Florence Marina State Park is small compared to other parks in the state of Georgia with only 173 acres of land. However, it makes up for it with access to the massive 45,000-acre Lake Walter F. George, which fosters the creative water adventures for all ages. Nestled on the Georgia-Alabama border, Florence Marina State Park was built to provide a recreational area and create lasting memories for RV visitors from around the country.
Each year visitors come to enjoy the cool waters of Lake Walter F. George and watch the beautiful birds in their natural habitat. The Kirbo Interpretive Center is one of the park’s most visited areas. It provides information on the local history of the land and Native American history and artifacts. There are plenty of other activities to enjoy like fishing, hiking, and water skiing in the spring and summer months. The rest of the year provides great opportunities to go geocaching, birding, and to learn more about the area from the Kirbo Interpretive Center.
The campground has exceptionally large sites with up to a 180-foot drive-through sites. There are 41 RV campsites with full hookups available and the possibility of cable access as well. The sites are paved with plenty of coverage from the sun and the unwanted attention of your neighbor. The quite parks relaxing atmosphere makes it a great place to just relax and unwind with warm summers and cool winters.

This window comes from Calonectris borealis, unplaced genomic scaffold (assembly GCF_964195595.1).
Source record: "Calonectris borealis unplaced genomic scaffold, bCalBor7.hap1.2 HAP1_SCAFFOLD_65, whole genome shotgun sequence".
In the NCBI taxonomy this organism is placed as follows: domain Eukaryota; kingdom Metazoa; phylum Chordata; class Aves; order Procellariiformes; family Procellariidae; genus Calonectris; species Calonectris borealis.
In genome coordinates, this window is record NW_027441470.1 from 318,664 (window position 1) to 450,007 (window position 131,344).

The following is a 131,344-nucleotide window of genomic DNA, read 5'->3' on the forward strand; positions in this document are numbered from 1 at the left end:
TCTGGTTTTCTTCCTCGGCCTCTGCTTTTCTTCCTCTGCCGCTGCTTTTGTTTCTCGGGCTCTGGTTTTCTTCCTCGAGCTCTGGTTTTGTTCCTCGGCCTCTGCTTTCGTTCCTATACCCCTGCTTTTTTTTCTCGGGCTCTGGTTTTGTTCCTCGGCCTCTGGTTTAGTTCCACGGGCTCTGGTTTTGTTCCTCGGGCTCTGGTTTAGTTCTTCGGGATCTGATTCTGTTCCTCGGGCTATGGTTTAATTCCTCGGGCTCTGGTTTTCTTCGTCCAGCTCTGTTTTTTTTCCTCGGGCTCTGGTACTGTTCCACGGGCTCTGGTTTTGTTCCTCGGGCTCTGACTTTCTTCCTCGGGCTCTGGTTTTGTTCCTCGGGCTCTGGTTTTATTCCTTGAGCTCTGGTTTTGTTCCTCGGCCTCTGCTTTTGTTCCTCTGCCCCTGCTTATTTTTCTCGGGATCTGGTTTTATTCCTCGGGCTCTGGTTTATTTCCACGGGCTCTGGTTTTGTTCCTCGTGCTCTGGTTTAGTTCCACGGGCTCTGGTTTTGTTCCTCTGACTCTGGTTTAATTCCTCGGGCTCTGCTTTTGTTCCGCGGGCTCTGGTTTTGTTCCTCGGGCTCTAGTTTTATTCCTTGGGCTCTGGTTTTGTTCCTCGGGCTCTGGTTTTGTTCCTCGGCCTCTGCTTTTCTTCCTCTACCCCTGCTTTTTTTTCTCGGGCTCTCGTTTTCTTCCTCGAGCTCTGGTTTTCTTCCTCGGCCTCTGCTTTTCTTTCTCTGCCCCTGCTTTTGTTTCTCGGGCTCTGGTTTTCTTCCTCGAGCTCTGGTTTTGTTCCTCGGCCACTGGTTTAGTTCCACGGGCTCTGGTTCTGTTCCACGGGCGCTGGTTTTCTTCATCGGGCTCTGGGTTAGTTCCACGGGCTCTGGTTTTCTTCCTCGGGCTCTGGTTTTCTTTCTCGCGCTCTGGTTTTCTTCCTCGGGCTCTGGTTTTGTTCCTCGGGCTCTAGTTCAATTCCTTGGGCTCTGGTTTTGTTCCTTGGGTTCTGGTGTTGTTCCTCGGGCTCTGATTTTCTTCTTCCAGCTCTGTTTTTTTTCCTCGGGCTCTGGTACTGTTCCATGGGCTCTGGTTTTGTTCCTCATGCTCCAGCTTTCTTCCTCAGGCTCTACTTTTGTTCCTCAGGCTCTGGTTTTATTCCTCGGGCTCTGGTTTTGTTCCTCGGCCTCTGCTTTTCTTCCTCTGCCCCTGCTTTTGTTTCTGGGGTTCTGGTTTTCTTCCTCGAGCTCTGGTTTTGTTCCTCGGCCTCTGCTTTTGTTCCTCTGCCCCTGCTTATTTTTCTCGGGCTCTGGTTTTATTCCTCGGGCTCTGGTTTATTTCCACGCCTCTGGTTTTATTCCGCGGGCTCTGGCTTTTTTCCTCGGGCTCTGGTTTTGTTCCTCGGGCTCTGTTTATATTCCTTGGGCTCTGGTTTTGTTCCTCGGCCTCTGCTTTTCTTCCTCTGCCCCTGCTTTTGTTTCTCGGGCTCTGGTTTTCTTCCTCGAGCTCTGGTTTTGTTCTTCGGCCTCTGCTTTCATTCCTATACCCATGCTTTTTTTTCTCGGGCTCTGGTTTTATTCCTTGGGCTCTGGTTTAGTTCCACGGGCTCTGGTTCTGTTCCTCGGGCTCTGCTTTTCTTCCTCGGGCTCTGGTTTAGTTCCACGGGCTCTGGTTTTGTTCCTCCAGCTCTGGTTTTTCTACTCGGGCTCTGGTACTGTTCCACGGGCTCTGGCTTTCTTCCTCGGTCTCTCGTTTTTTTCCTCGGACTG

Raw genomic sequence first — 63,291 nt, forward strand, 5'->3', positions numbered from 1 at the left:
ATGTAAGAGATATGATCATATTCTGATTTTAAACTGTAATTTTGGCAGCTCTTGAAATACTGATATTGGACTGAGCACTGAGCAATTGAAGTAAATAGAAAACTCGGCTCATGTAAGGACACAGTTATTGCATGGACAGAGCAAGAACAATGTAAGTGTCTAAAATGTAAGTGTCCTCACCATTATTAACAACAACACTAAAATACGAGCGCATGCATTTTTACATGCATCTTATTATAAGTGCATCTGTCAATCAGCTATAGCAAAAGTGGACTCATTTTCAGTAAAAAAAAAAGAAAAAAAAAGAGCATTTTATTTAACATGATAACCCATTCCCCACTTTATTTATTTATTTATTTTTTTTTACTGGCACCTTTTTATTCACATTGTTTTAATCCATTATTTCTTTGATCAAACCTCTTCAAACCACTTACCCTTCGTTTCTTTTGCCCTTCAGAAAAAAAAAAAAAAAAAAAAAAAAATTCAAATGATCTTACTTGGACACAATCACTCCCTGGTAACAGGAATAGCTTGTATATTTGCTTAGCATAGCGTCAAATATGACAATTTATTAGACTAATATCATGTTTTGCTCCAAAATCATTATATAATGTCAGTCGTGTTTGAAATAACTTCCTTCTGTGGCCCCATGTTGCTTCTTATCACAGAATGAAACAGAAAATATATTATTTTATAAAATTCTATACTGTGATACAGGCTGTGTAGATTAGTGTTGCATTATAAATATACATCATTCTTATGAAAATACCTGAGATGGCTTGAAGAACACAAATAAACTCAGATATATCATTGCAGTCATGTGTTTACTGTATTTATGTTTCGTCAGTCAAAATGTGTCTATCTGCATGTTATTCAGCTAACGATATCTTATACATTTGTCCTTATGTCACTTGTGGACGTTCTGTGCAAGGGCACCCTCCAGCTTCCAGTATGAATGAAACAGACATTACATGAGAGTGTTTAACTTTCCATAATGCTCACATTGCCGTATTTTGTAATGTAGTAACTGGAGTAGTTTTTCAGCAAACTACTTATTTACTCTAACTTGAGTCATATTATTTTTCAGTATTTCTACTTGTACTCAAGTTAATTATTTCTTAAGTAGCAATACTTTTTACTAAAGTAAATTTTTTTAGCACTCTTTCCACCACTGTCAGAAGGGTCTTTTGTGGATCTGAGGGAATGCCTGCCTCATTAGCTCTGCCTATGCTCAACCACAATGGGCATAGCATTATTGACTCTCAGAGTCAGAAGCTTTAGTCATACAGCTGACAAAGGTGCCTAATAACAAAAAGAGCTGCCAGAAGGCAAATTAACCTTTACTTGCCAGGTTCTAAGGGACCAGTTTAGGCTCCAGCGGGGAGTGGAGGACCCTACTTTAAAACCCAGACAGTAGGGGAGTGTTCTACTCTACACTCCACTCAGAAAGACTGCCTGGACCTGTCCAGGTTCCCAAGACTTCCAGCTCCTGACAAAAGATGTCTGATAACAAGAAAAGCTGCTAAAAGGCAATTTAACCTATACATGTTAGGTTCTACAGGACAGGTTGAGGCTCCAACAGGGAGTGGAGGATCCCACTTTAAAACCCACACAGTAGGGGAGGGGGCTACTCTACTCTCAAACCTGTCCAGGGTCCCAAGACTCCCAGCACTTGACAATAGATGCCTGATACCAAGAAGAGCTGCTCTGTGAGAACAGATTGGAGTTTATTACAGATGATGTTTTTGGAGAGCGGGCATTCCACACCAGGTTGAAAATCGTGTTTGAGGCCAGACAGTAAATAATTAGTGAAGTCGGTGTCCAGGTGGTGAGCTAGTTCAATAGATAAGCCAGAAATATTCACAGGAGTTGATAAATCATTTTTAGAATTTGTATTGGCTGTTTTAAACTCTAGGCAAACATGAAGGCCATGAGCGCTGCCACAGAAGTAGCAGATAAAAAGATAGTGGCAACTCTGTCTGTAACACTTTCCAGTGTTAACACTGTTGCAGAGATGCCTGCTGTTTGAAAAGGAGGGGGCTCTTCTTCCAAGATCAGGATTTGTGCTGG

Nestled along the Georgia-Alabama state line, Florence Marina State Park provides a nice little getaway for fishermen and bird watchers. Highway 39 runs along the entrance to the park and will lead you to the nearest town about 20 miles away to stock up on fuel and groceries. The drive into the park is very smooth and the roads are well maintained. The entrance to the park has a few low hanging branches.
There are three parking lots in the park: near the campground, the marina, and the miniature golf course. You are advised to either walk or ride your bike while on your visit. Pets are allowed on the trails but not in the swimming areas.
In the event of inclement weather, due to flooding and rising lake levels, the entrance to the park may close. Before you travel, be sure to check the weather and call forward to ensure that the park remains open. If you're planning to arrive much later than expected, you can use the registration box at the entrance to the campground to check-in. The park is delighted with warm summers and cool winters.
There are 41 campsites in this campground with the ability to fit up to a 180-foot long vehicle. The sites offer full hookups and plenty of shade to protect you from the sun. There are shrubs and trees located between each campsite to provide some degree of privacy. A maximum of six people and two cars are allowed at each campsite, and additional vehicles will be charged a small fee. There is a small check-in box at the entrance to the campground for late arrivals and for other permits and information you may need.